Pianist Hank JonesKim Heron, my editor at the Metrotimes, told me you'd died at Calvary Hospital Hospice in New York on Monday. I called Kim to discuss a story I'm working on about the resurgence of jazz jam sessions around Detroit. Instead, we talked about your passing. Kim wrote a nice obituary about you for the Metrotimes website, highlighting poignant episodes in your storied career, and what an important artist you were. Mr. Jones, your death caught me off guard.
Last year, I witnessed you steal the show on opening night of the Detroit International Jazz Festival. You seemed healthy then. I was in heaven listening to you play oldies but goodies. In fact, I timed your performance that evening. It clocked in just over an hour. That had to be a world record for a jazz pianist your years. Mr. Jones, you played elegantly. Some jazz pianists bang and hammer the keys as if they hate the instrument. You treated the piano like a high school sweetheart.
At 91, your stamina amazed me. In Tuesday's New York Times, music critic, Peter Keepnews, pointed out you're scheduled to tour Japan and Europe in June. Your doctor was against it, but you wanted to tour despite your declining health.
I remember marvelling at the solos you played on the classic jazz album "Ben and Sweets". Tenor saxophonist Ben Webster and trumpeter Harry "Sweets" Edison co-led the date. Columbia Records reissued the album in 1987. Do you remember playing on that recording? Ben and Sweets were on the album cover. Ben sported dark sunglasses and a cigarette dangled from the left corner of his mouth. Sweets set cross-legged blowing into a muted trumpet. You all performed standards such as "How Long Has This Been Going On," "My Romance" and "Embraceable You". Do those details jog your memory?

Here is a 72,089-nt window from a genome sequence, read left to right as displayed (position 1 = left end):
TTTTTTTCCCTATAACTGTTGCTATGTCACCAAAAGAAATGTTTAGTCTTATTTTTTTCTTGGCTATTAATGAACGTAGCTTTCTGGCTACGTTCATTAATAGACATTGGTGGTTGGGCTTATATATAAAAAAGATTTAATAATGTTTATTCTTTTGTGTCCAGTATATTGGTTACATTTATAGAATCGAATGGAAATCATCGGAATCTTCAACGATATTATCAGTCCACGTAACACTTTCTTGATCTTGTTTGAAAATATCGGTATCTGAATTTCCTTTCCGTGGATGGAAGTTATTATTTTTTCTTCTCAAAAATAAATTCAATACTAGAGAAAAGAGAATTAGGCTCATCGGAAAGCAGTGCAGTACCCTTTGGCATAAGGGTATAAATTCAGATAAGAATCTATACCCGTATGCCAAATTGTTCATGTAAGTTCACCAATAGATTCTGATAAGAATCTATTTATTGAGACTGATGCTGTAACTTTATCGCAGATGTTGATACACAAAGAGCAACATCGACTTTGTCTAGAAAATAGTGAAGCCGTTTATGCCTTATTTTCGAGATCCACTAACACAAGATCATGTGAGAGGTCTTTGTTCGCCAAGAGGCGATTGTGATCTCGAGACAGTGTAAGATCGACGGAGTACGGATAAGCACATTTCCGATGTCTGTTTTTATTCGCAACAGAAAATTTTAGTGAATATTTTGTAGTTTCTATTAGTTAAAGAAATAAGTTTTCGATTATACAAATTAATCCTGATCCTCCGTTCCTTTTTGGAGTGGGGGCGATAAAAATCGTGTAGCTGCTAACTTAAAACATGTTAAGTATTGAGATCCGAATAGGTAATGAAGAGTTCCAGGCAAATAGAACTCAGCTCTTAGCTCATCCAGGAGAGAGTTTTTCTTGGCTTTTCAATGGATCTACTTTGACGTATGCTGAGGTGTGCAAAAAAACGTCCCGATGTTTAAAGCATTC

I am listening to the album right now. It boosted my spirits. What a star-studded affair. Did I mention bassist George Duvivier and drummer Clarence Johnston were on hand? Mr. Jones you may find this unbelievable, I used to play "Ben and Sweets" every night for months before I went to bed. I thought you had feathers attached to the tips of your fingers when you soloed on "Better Go”. "Did you Call Her Today" relaxed me like a lullaby.
Mr. Jones, you had a long run. And you rubbed elbows with many of the greats Charlie Parker, Ella Fitzgerald, Billy Eckstine, and Coleman Hawkins come to mind. At last count, you made 60 albums, and I'd need an accountant to keep track of your portfolio as a sideman. You won a boatload awards the National Medal of Honor, and Grammy a lifetime achievement award.
I bet Thad and Elvin are happy you have joined them. What a great jazz family. I can only imagine the welcome home party they planned for you. I'm sure Ben and Sweets will be there. You deserve a parade because you gave the jazz world some wonderful music. Plus, you're the perfect jazz elder statesmen.